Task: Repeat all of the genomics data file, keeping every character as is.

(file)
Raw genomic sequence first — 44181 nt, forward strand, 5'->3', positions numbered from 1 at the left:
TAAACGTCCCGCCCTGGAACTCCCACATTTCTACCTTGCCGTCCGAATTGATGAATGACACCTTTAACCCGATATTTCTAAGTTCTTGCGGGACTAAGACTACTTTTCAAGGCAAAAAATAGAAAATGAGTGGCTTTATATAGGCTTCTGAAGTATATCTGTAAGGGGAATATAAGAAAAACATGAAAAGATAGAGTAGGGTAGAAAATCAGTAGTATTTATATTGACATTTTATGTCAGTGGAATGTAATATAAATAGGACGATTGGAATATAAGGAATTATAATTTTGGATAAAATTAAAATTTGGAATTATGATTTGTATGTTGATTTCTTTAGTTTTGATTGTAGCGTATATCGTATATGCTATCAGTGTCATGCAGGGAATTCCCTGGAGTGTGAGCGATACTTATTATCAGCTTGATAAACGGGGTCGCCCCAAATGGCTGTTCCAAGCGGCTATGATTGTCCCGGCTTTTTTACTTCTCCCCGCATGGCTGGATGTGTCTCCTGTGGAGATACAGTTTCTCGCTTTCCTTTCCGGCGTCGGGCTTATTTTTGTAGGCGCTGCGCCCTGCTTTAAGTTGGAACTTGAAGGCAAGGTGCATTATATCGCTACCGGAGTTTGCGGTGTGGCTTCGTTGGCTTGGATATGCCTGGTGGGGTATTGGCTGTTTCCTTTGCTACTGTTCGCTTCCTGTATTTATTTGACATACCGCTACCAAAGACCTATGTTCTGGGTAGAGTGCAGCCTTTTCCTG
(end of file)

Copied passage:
Raw genomic sequence first — 44181 nt, forward strand, 5'->3', positions numbered from 1 at the left:
TAAACGTCCCGCCCTGGAACTCCCACATTTCTACCTTGCCGTCCGAATTGATGAATGACACCTTTAACCCGATATTTCTAAGTTCTTGCGGGACTAAGACTACTTTTCAAGGCAAAAAATAGAAAATGAGTGGCTTTATATAGGCTTCTGAAGTATATCTGTAAGGGGAATATAAGAAAAACATGAAAAGATAGAGTAGGGTAGAAAATCAGTAGTATTTATATTGACATTTTATGTCAGTGGAATGTAATATAAATAGGACGATTGGAATATAAGGAATTATAATTTTGGATAAAATTAAAATTTGGAATTATGATTTGTATGTTGATTTCTTTAGTTTTGATTGTAGCGTATATCGTATATGCTATCAGTGTCATGCAGGGAATTCCCTGGAGTGTGAGCGATACTTATTATCAGCTTGATAAACGGGGTCGCCCCAAATGGCTGTTCCAAGCGGCTATGATTGTCCCGGCTTTTTTACTTCTCCCCGCATGGCTGGATGTGTCTCCTGTGGAGATACAGTTTCTCGCTTTCCTTTCCGGCGTCGGGCTTATTTTTGTAGGCGCTGCGCCCTGCTTTAAGTTGGAACTTGAAGGCAAGGTGCATTATATCGCTACCGGAGTTTGCGGTGTGGCTTCGTTGGCTTGGATATGCCTGGTGGGGTATTGGCTGTTTCCTTTGCTACTGTTCGCTTCCTGTATTTATTTGACATACCGCTACCAAAGACCTATGTTCTGGGTAGAGTGCAGCCTTTTCCTG